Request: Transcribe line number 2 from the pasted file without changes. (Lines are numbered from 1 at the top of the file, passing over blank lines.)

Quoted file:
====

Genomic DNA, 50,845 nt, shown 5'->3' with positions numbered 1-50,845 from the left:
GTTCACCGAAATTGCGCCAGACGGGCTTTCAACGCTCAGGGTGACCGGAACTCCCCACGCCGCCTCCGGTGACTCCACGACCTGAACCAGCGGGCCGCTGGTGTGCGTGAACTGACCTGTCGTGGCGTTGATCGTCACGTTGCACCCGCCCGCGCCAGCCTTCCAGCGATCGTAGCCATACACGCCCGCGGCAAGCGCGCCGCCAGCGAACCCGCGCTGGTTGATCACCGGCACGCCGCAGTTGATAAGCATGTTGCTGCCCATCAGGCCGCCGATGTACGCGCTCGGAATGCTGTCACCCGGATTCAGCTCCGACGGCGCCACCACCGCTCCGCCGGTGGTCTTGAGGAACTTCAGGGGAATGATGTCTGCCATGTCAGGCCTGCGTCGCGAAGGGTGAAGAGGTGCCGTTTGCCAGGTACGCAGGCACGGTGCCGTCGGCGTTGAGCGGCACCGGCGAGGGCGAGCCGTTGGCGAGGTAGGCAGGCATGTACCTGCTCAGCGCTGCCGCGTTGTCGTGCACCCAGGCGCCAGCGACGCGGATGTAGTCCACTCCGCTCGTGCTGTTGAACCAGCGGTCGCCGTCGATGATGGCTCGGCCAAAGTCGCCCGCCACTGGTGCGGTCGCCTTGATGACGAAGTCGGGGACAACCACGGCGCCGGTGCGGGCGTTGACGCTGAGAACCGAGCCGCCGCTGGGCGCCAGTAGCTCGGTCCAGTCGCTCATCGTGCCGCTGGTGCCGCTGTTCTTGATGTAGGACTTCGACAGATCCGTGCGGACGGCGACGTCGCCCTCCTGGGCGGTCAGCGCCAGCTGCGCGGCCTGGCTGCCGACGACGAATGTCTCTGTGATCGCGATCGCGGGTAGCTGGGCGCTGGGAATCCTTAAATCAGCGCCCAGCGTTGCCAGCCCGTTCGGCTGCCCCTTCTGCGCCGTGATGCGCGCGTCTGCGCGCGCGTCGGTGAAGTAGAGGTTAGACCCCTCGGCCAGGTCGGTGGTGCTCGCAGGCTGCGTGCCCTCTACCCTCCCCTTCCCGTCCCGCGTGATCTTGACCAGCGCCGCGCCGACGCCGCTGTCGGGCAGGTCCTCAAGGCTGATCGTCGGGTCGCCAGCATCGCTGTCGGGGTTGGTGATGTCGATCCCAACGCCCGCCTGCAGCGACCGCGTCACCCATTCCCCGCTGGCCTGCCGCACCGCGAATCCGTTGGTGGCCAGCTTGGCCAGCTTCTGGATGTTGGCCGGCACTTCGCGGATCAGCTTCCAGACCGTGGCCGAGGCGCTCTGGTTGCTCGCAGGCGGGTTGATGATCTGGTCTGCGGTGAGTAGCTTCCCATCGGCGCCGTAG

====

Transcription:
GTTCACCGAAATTGCGCCAGACGGGCTTTCAACGCTCAGGGTGACCGGAACTCCCCACGCCGCCTCCGGTGACTCCACGACCTGAACCAGCGGGCCGCTGGTGTGCGTGAACTGACCTGTCGTGGCGTTGATCGTCACGTTGCACCCGCCCGCGCCAGCCTTCCAGCGATCGTAGCCATACACGCCCGCGGCAAGCGCGCCGCCAGCGAACCCGCGCTGGTTGATCACCGGCACGCCGCAGTTGATAAGCATGTTGCTGCCCATCAGGCCGCCGATGTACGCGCTCGGAATGCTGTCACCCGGATTCAGCTCCGACGGCGCCACCACCGCTCCGCCGGTGGTCTTGAGGAACTTCAGGGGAATGATGTCTGCCATGTCAGGCCTGCGTCGCGAAGGGTGAAGAGGTGCCGTTTGCCAGGTACGCAGGCACGGTGCCGTCGGCGTTGAGCGGCACCGGCGAGGGCGAGCCGTTGGCGAGGTAGGCAGGCATGTACCTGCTCAGCGCTGCCGCGTTGTCGTGCACCCAGGCGCCAGCGACGCGGATGTAGTCCACTCCGCTCGTGCTGTTGAACCAGCGGTCGCCGTCGATGATGGCTCGGCCAAAGTCGCCCGCCACTGGTGCGGTCGCCTTGATGACGAAGTCGGGGACAACCACGGCGCCGGTGCGGGCGTTGACGCTGAGAACCGAGCCGCCGCTGGGCGCCAGTAGCTCGGTCCAGTCGCTCATCGTGCCGCTGGTGCCGCTGTTCTTGATGTAGGACTTCGACAGATCCGTGCGGACGGCGACGTCGCCCTCCTGGGCGGTCAGCGCCAGCTGCGCGGCCTGGCTGCCGACGACGAATGTCTCTGTGATCGCGATCGCGGGTAGCTGGGCGCTGGGAATCCTTAAATCAGCGCCCAGCGTTGCCAGCCCGTTCGGCTGCCCCTTCTGCGCCGTGATGCGCGCGTCTGCGCGCGCGTCGGTGAAGTAGAGGTTAGACCCCTCGGCCAGGTCGGTGGTGCTCGCAGGCTGCGTGCCCTCTACCCTCCCCTTCCCGTCCCGCGTGATCTTGACCAGCGCCGCGCCGACGCCGCTGTCGGGCAGGTCCTCAAGGCTGATCGTCGGGTCGCCAGCATCGCTGTCGGGGTTGGTGATGTCGATCCCAACGCCCGCCTGCAGCGACCGCGTCACCCATTCCCCGCTGGCCTGCCGCACCGCGAATCCGTTGGTGGCCAGCTTGGCCAGCTTCTGGATGTTGGCCGGCACTTCGCGGATCAGCTTCCAGACCGTGGCCGAGGCGCTCTGGTTGCTCGCAGGCGGGTTGATGATCTGGTCTGCGGTGAGTAGCTTCCCATCGGCGCCGTAG